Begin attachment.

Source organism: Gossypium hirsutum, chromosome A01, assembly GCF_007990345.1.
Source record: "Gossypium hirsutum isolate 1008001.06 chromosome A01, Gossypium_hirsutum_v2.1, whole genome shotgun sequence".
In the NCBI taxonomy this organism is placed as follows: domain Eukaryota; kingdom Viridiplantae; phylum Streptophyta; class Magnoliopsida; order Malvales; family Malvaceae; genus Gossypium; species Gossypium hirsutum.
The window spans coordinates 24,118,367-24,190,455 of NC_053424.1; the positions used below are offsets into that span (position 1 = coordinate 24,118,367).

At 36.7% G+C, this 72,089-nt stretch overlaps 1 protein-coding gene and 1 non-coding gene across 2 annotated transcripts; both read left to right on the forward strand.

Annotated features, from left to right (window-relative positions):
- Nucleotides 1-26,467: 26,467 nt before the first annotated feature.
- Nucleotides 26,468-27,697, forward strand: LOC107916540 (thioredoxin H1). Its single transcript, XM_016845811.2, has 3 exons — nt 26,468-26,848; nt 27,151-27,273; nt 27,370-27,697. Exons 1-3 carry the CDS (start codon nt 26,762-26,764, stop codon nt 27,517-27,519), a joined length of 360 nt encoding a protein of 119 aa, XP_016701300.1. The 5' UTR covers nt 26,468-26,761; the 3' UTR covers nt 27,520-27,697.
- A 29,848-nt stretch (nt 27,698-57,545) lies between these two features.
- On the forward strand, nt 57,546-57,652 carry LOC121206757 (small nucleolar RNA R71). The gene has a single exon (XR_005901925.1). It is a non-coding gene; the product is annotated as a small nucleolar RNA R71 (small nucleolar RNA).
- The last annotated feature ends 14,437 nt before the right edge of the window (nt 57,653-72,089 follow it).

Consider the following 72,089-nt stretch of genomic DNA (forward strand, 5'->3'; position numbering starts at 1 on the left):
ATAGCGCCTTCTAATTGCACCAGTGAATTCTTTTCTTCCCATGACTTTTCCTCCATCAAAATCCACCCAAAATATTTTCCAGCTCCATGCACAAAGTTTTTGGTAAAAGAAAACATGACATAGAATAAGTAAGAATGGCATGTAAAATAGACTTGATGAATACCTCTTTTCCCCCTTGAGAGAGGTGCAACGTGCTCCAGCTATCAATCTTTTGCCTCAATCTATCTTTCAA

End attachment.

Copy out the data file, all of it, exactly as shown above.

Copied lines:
Source organism: Gossypium hirsutum, chromosome A01, assembly GCF_007990345.1.
Source record: "Gossypium hirsutum isolate 1008001.06 chromosome A01, Gossypium_hirsutum_v2.1, whole genome shotgun sequence".
In the NCBI taxonomy this organism is placed as follows: domain Eukaryota; kingdom Viridiplantae; phylum Streptophyta; class Magnoliopsida; order Malvales; family Malvaceae; genus Gossypium; species Gossypium hirsutum.
The window spans coordinates 24,118,367-24,190,455 of NC_053424.1; the positions used below are offsets into that span (position 1 = coordinate 24,118,367).

At 36.7% G+C, this 72,089-nt stretch overlaps 1 protein-coding gene and 1 non-coding gene across 2 annotated transcripts; both read left to right on the forward strand.

Annotated features, from left to right (window-relative positions):
- Nucleotides 1-26,467: 26,467 nt before the first annotated feature.
- Nucleotides 26,468-27,697, forward strand: LOC107916540 (thioredoxin H1). Its single transcript, XM_016845811.2, has 3 exons — nt 26,468-26,848; nt 27,151-27,273; nt 27,370-27,697. Exons 1-3 carry the CDS (start codon nt 26,762-26,764, stop codon nt 27,517-27,519), a joined length of 360 nt encoding a protein of 119 aa, XP_016701300.1. The 5' UTR covers nt 26,468-26,761; the 3' UTR covers nt 27,520-27,697.
- A 29,848-nt stretch (nt 27,698-57,545) lies between these two features.
- On the forward strand, nt 57,546-57,652 carry LOC121206757 (small nucleolar RNA R71). The gene has a single exon (XR_005901925.1). It is a non-coding gene; the product is annotated as a small nucleolar RNA R71 (small nucleolar RNA).
- The last annotated feature ends 14,437 nt before the right edge of the window (nt 57,653-72,089 follow it).

Consider the following 72,089-nt stretch of genomic DNA (forward strand, 5'->3'; position numbering starts at 1 on the left):
ATAGCGCCTTCTAATTGCACCAGTGAATTCTTTTCTTCCCATGACTTTTCCTCCATCAAAATCCACCCAAAATATTTTCCAGCTCCATGCACAAAGTTTTTGGTAAAAGAAAACATGACATAGAATAAGTAAGAATGGCATGTAAAATAGACTTGATGAATACCTCTTTTCCCCCTTGAGAGAGGTGCAACGTGCTCCAGCTATCAATCTTTTGCCTCAATCTATCTTTCAA